When Nick Carroll writes I read and under the latest piece revealing the World Surf League’s fascist tendencies in restricting what the surfers participating in tomorrow’s Founders’ Cup can post on social media he wrote:
Where are all the agents in this whole shitshow? Didn’t they used to run ragged over the surf cos on a regular basis? What are they thinking in connection with the WSL and its direction?
And I thought, “Yeah! What do sport’s agents think?” So I called the best one in all of action sport, read the World Surf League’s missive to athletes and pressed record.
To take something that really should be public domain, surfing in the ocean, and putting it behind a wall is already offensive in its lack of democratic visibility. That aside, the above-the-line restriction is counter-intuitive. Surfers have their own identities. It’s not like a real league, like baseball or basketball, where everyone wears the same uniform. The surfers are individuals and have always been individuals. If they’re going to restrict the individual athletes’ participation on tour then they need to pay them a salary.
It would be like competing in X-Games and not being able to promote the partners that got you there. This letter sounds like the Olympics, rule 40, which prohibits athlete sponsors from promoting them, or athletes promoting the brands during the Olympic period. It’s problematic because it restricts the athletes from benefiting the partners who facilitate their participation.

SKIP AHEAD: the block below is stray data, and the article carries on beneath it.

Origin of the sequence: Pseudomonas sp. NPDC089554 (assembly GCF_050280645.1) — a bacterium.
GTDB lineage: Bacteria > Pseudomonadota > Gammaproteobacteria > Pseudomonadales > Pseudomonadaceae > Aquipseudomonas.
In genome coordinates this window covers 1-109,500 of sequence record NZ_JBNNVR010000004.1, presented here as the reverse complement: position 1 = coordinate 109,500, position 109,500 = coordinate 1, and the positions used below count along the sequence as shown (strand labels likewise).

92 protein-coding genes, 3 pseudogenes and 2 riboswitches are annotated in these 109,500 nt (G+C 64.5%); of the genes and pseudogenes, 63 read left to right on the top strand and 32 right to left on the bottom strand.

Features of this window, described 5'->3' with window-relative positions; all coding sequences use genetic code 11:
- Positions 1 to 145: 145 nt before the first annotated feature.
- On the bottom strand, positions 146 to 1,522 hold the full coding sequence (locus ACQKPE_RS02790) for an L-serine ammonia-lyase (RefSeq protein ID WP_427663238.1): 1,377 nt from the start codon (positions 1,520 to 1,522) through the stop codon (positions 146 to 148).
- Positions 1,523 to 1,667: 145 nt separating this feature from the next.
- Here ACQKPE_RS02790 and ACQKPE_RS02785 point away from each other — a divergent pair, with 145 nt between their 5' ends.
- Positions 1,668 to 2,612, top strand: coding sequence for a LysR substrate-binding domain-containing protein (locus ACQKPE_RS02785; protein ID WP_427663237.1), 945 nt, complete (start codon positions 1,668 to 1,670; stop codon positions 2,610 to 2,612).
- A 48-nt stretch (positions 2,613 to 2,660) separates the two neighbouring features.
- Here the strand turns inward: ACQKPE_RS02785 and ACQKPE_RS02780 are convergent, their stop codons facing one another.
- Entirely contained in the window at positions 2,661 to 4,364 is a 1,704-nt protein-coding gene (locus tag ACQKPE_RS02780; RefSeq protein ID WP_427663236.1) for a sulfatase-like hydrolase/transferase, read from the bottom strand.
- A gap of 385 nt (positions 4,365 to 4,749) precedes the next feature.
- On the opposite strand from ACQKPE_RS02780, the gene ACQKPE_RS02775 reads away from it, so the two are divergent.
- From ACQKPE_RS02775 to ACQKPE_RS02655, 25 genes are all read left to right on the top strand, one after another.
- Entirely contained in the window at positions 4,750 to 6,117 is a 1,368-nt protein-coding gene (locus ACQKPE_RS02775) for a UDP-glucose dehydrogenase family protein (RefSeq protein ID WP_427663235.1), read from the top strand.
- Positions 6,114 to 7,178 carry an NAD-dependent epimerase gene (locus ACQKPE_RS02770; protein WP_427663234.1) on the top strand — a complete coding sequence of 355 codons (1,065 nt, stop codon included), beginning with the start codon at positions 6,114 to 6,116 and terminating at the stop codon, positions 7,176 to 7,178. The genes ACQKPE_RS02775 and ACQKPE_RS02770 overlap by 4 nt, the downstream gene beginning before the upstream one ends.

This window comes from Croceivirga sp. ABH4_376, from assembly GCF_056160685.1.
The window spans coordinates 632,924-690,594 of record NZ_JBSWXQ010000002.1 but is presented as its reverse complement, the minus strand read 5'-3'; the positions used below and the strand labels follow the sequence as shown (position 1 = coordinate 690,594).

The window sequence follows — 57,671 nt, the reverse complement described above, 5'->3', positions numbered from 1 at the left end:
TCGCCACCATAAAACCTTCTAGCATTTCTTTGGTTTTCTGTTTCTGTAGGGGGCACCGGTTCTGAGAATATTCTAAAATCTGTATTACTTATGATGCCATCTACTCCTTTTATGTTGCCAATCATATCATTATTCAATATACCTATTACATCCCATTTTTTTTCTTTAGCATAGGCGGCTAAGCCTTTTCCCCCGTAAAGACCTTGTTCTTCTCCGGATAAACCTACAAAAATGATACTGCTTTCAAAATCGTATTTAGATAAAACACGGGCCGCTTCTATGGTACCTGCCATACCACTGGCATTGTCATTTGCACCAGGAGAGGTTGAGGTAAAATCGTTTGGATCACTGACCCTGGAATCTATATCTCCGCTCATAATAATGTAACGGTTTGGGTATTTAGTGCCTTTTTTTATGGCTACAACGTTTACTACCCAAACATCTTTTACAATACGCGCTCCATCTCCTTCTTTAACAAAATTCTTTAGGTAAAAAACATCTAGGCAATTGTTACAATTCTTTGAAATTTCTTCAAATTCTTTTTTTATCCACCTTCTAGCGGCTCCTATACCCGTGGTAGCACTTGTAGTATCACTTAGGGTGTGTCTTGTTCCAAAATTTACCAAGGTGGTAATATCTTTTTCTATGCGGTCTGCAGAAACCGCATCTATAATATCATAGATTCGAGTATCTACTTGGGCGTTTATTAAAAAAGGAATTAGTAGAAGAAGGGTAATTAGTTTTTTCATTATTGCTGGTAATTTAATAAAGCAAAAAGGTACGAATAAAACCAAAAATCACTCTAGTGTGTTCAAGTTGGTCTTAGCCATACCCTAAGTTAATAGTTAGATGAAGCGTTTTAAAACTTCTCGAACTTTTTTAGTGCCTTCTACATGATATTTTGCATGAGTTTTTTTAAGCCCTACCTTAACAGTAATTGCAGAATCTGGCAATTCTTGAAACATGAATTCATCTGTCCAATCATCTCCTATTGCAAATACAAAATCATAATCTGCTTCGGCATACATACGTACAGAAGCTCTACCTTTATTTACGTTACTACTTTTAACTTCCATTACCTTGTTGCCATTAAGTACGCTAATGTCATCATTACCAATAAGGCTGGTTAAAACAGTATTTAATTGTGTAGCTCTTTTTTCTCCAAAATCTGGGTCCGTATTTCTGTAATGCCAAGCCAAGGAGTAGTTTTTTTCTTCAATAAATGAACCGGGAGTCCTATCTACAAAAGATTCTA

This happening during the time of massive market contraction is a disservice to the industry that for years has encouraged participation and enthusiasm. It really is fascist. I can’t believe it.
And there you go.
The fucking bastards. I haven’t been this incensed since… since… Tom Ford sent me a pair of sunglasses that have very loose arms and they slide down my nose and make my head look extra thin.
With tomorrow’s airing of Founders’ Cup live on CBS from Lemoore’s Surf Ranch it is official. The World Surf League has liberated waves from the ocean. Before Kelly Slater’s great revolution waves had been hideously oppressed by nature. They had been starved and flogged. They had been brutalized but also brutalized us with their fickle behavior. Waves were altogether impossible to trust, maybe due their starving and flogging but still. Forecasts would predict their arrival but they wouldn’t come. Or they would come somewhere they weren’t supposed to. Or they would come just for a few moments, for a tease before leaving Kieren Perrow scratching his wet hair, stone-faced.